“In the nighttime you feel to scared to go out of your tent, certainly if you’re a woman you cannot go to the toilet. You stop drinking at two in the afternoon to avoid going to the toilet. If you have to go, you pee in a bottle,” she says. 

The danger that Anis and her siblings may become destabilised is real. “There’s a child who was already in our treatment for mental health problems and he’s been having very severe panic attacks, fainting episodes, symptoms we had stabilised him on. These are all coming back because as a child already before being moved he knew he was going back,” says Janssens. 

All this suffering is happening because Lesbos’ mayor promised to close Kara Tepe when he was elected in 2019, and the government promised to decongest the islands of the east Aegean. The Kara Tepe promontory will most likely revert to being a driving practice ground. 

There is a glimmer of hope for Anis. She and her family may end up being shipped to the mainland instead of Mavrovounio – the hope of most refugees on Lesbos.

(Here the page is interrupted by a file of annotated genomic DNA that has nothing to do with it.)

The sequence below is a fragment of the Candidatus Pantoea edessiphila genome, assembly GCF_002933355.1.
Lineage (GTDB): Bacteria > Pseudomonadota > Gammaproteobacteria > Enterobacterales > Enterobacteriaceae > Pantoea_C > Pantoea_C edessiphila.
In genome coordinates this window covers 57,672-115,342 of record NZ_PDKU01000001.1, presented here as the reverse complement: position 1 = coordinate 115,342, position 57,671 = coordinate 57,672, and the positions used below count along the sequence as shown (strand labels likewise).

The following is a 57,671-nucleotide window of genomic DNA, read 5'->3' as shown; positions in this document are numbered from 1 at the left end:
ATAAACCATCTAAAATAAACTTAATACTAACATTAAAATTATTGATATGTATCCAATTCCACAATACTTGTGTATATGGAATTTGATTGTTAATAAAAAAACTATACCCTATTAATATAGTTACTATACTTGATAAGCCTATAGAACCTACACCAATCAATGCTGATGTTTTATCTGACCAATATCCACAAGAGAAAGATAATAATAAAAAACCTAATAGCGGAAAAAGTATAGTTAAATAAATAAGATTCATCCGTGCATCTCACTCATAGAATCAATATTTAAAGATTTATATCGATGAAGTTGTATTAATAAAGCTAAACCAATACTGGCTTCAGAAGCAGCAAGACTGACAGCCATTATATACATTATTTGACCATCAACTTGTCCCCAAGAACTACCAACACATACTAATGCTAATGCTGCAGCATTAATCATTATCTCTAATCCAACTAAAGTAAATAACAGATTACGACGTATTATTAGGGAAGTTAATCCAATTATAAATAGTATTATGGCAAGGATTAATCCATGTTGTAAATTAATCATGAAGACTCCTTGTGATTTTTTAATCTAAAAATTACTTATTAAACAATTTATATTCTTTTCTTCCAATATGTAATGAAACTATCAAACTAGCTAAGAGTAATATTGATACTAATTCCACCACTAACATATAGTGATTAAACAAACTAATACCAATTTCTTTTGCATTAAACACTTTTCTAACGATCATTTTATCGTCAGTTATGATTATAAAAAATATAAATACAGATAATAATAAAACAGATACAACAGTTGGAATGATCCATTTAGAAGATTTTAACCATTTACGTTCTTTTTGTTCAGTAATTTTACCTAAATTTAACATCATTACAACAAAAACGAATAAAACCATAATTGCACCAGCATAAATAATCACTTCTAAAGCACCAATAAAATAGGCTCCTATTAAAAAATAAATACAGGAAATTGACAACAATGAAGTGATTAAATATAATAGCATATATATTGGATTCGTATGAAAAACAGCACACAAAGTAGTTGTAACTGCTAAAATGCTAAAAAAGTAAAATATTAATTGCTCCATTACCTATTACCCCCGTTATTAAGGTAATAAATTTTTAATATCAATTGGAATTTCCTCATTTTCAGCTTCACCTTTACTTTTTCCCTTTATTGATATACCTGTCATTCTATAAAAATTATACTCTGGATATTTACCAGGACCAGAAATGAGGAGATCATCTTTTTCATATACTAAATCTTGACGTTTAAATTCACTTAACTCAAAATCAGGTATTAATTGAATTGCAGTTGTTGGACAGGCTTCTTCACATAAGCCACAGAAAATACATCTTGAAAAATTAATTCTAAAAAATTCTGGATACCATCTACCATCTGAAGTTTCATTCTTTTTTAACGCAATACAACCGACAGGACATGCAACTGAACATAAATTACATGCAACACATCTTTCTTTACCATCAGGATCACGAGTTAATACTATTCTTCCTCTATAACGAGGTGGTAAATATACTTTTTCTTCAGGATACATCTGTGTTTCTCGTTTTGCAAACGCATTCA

“All the people are angry they are very upset about asylum. Some have been waiting a year, a year and a half,” says Alobeid. “What we need from the European countries is help the people, help the children here inside this camp.” 

The European Union has pledged to spend 267mn euros building a new generation of better-quality camps on Greece’s five east Aegean islands with refugee reception centres. And Greece has now speeded up the adjudication of new asylum cases to about two months, the government says. 

But none of this addresses the problems of older residents like the Alizais, whose cases have if anything suffered delays because resources were diverted to new cases.  

Anis remains resilient. “I don’t know if we will be allowed to stay in Greece,” she says. “But I learned in mathematics that to every problem there is a solution.”